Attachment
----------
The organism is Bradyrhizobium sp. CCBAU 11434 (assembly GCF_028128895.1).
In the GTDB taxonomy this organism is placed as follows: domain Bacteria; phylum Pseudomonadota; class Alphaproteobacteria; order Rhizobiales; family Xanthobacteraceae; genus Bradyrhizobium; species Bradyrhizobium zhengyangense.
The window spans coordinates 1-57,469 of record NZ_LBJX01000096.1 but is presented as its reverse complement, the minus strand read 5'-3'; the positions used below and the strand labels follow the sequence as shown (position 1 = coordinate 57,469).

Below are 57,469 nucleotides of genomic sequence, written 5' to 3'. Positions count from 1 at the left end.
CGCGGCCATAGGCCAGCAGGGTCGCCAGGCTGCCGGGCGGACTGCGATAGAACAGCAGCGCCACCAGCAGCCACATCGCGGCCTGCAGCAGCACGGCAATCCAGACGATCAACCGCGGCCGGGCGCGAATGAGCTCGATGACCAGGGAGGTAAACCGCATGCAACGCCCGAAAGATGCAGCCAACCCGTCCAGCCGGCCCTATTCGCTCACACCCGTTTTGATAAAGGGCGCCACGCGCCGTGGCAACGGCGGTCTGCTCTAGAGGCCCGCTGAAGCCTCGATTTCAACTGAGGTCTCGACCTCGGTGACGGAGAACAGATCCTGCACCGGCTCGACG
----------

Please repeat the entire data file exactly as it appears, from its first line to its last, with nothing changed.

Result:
The organism is Bradyrhizobium sp. CCBAU 11434 (assembly GCF_028128895.1).
In the GTDB taxonomy this organism is placed as follows: domain Bacteria; phylum Pseudomonadota; class Alphaproteobacteria; order Rhizobiales; family Xanthobacteraceae; genus Bradyrhizobium; species Bradyrhizobium zhengyangense.
The window spans coordinates 1-57,469 of record NZ_LBJX01000096.1 but is presented as its reverse complement, the minus strand read 5'-3'; the positions used below and the strand labels follow the sequence as shown (position 1 = coordinate 57,469).

Below are 57,469 nucleotides of genomic sequence, written 5' to 3'. Positions count from 1 at the left end.
CGCGGCCATAGGCCAGCAGGGTCGCCAGGCTGCCGGGCGGACTGCGATAGAACAGCAGCGCCACCAGCAGCCACATCGCGGCCTGCAGCAGCACGGCAATCCAGACGATCAACCGCGGCCGGGCGCGAATGAGCTCGATGACCAGGGAGGTAAACCGCATGCAACGCCCGAAAGATGCAGCCAACCCGTCCAGCCGGCCCTATTCGCTCACACCCGTTTTGATAAAGGGCGCCACGCGCCGTGGCAACGGCGGTCTGCTCTAGAGGCCCGCTGAAGCCTCGATTTCAACTGAGGTCTCGACCTCGGTGACGGAGAACAGATCCTGCACCGGCTCGACG